"But here is an example of another possible orientation. In analysing a painting, one can reconstitute the latent discourse of the painter; one can try to recapture the murmur of his intentions, which are not transcribed into words, but into lines, surfaces, and colours; one can try to uncover the implicit philosophy that is supposed to form his view of the world. It is also possible to question science, or at least the opinions of the period, and to try to recognize to what extent they appear in the painter’s work. Archaeological analysis would have another aim: it would try to discover whether space, distance, depth, colour, light, proportions, volumes, and contours were not, at the period in question, considered, named, enunciated, and conceptualized in a discursive practice; and whether the knowledge that this discursive practice gives rise to was not embodied perhaps in theories and speculations, in forms of teaching and codes of practice, but also in processes, techniques, and even in the very gesture of the painter. It would not set out to show that the painting is a certain way of ‘meaning’ or ‘saying’ that is peculiar in that it dispenses with words. It would try to show that, at least in one of its dimensions, it is discursive practice that is embodied in techniques and effect. In this sense, the painting is not a pure vision that must then be transcribed into the materiality of space; nor is it freed from subsequent interpretations. it is shot through — and independently of scientific knowledge (connaissance) and philosophical themes — with the positivity of a knowledge (savoir).”

—  Michel Foucault, The Archaeology of Knowledge (tr. A.M. Sheridan Smith; pp. 193–94 in ISBN 0-394-71106-8)

"The corporation is the future. We need to let business run the country and establish a true meritocracy."

"Not choked by welfare, unions, ‘affirmative action’ for amputee transvestite colored homeless arachnophobes …"

"A meritocracy of acumen. A culture that is not ashamed to acknowledge that wealth attracts power …"

"… and that the wealthmakers—us—are rewarded. When a man aspires to power, I ask one simple question: ‘Does he think like a businessman?’”

Luisa rolls her napkin into a compact ball. “I ask three simple questions. how did he get that power? How is he using it? And how can it be taken off the sonofabitch?”

     —David Mitchell, Cloud Atlas (p. 403 in ISBN 0-676-97494-5)

I mem’ry she answered, Yay, Old Uns’ Smart mastered sicks, miles, seeds an’ made miracles ord’nary, but it din’t master one thing, nay, a hunger in the hearts o’ humans, yay, a hunger for more.

More what? I asked. Old Uns’d got ev’rythin’.

Oh, more gear, more food, faster speeds, longer lifes, easier lifes, more power, yay. Now the Hole World is big, but it weren’t big ‘nuff for that hunger what made Old Uns rip out the skies an’ boil up the seas an’ poison soil with crazed atoms an’ donkey ‘bout with rotted seeds so new plagues was borned an’ babbits was freakbirthed. Fin’ly, bit’ly, then quicksharp, states busted into bar’bric tribes an the Civ’lize Days ended, ‘cept for a few folds’n’pockets here’n’there, where its last embers glimmer.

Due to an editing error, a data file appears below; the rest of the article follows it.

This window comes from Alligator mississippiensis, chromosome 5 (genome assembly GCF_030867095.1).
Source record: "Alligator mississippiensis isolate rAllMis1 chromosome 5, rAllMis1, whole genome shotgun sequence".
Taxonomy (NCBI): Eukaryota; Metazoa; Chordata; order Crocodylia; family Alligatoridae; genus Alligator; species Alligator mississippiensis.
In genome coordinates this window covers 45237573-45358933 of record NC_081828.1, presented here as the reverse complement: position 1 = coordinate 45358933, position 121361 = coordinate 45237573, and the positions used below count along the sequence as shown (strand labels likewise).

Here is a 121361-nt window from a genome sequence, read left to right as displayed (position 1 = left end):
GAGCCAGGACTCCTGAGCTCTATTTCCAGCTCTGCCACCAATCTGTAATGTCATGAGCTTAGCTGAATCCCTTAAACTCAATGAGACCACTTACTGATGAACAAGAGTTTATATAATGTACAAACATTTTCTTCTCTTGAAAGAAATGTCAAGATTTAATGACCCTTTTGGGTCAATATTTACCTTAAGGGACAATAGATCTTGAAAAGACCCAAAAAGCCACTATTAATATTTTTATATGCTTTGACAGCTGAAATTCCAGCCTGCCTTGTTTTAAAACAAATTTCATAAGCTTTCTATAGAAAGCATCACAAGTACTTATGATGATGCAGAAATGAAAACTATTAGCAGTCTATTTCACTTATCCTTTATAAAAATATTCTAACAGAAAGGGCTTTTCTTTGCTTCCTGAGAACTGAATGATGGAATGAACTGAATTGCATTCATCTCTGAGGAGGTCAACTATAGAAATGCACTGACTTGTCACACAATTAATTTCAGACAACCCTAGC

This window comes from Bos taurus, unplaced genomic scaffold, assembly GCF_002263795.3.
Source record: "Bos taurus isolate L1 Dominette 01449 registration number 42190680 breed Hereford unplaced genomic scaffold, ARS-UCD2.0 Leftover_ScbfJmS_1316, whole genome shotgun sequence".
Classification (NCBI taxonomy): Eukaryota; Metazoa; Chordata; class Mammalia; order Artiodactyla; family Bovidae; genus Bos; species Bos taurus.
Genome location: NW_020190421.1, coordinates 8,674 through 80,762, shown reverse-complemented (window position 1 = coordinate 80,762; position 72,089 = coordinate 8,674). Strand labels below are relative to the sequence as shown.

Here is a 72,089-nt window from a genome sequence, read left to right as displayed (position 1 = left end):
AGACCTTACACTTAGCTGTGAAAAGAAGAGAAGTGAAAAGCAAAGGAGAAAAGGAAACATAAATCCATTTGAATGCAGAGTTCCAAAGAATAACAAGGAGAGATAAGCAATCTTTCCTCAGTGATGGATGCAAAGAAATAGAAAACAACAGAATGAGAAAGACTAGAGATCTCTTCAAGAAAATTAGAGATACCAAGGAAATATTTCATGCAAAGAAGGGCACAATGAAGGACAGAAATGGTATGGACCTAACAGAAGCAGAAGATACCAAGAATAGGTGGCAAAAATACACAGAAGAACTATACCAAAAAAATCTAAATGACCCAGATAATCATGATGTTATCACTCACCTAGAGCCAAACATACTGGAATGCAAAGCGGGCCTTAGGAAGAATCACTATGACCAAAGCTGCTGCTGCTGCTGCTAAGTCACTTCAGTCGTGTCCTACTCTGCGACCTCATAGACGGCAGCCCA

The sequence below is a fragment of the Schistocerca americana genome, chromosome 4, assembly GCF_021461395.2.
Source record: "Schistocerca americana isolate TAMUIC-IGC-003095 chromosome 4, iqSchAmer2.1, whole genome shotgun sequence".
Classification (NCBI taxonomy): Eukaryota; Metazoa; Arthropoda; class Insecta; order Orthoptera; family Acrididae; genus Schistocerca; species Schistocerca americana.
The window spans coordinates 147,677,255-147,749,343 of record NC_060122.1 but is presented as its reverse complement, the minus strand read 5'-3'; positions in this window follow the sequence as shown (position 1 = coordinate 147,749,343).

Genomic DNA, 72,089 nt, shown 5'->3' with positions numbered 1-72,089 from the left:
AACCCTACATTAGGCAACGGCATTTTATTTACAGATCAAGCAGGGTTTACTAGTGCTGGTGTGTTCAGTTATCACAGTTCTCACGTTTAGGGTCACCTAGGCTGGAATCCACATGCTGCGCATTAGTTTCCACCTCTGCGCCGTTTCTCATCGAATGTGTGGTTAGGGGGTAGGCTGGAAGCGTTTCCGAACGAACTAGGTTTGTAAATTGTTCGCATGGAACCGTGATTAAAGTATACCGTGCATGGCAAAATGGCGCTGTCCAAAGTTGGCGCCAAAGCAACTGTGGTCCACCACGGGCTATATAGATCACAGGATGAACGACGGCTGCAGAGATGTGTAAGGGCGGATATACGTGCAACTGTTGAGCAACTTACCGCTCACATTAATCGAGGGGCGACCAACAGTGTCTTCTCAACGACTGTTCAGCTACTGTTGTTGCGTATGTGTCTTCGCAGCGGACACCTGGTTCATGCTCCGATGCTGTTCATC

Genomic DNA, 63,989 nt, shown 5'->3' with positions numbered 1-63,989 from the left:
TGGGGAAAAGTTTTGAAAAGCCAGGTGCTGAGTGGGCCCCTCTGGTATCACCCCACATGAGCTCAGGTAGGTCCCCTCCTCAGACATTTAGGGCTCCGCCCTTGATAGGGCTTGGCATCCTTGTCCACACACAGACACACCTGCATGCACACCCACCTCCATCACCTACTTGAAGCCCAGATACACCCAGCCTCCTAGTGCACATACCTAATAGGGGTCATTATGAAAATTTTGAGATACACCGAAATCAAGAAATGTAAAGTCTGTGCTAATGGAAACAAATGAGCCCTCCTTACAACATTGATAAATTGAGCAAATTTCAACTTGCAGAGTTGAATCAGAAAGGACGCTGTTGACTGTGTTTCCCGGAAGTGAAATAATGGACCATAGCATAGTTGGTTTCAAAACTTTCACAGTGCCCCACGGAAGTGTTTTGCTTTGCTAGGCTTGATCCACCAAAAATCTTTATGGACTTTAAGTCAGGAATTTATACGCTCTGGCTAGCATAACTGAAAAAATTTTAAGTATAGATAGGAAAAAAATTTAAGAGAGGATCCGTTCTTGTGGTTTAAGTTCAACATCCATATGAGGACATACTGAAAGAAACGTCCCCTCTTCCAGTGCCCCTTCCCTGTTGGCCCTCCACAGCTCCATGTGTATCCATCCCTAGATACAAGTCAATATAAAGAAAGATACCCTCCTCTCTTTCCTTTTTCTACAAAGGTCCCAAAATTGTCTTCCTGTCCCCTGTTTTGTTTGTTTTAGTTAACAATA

I asked why Meronym’d never spoke this yarnin’ in the Valleys.

Valleysmen’d not want to hear, she answered, that human hunger birthed the Civ’lize, but human hunger killed it too. I know it from other tribes offland what I stayed with. Times are you say a person’s b’liefs ain’t true, they think you’re sayin’ their lifes ain’t true an’ their truth ain’t true.

Yay, she was prob’ly right.

     —David Mitchell, Cloud Atlas (pp. 272-73 in ISBN 0-676-97494-5)

BLACK. Things can change.

WHITE. No they cant.

BLACK. You could be wrong.

WHITE. I dont think so.

BLACK. But that aint somethin you have a lot of in your life.

WHITE. What isnt?

BLACK. Bein wrong.

WHITE. I admit it when I’m wrong.

BLACK. I dont think so.

WHITE. Well, you’re entitled to your opinion.

     —Cormac McCarthy, The Sunset Limited (p. 113 in ISBN 978-0307278364)

Our theory is simply this: a person counts as an asshole when, and only when, he systematically allows himself to enjoy special advantages in interpersonal relations out of an entrenched sense of entitlement that immunizes him against the complaints of other people. (Because assholes are by and large men, we use the masculine pronoun “he” advisedly. We will suggest that women can be assholes as well. For the time being, think of Ann Coulter. We consider the question of gender in detail in chapter 4.) Our theory thus has three main parts. In interpersonal or cooperative relations, the asshole:

  1. allows himself to enjoy special advantages and does so systematically;
  2. does this out of an entrenched sense of entitlement; and
  3. is immunized by his sense of entitlement against the complaints of other people.

—Aaron James, Assholes: A Theory, (p. 5 in ISBN 978-0-8041-7135-9)

“Once having set up her idols and built altars to them it was inevitable that she would worship there. It was inevitable that she should accept any inconsistency and cruelty from her deity as all good worshippers do from theirs. All gods who receive homage are cruel. All gods dispense suffering without reason. Otherwise they would not be worshipped. Through indiscriminate suffering men know fear and fear is the most divine emotion. It is the stones for altars and the beginning of wisdom. Half gods are worshipped in wine and flowers. Real gods require blood.”
— Zora Neale Hurston, Their Eyes Were Watching God, ch. 16 (p. 144 in ISBN 978-0-06-112006-0)
“There is a basin in the mind where words float around on thought and thought on sound and sight. Then there is a depth of thought untouched by words, and deeper still a gulf of formless feelings untouched by thought.”
— Zora Neale Hurston, Their Eyes Were Watching God, ch. 3 (p. 24 in ISBN 978-0-06-112006-0)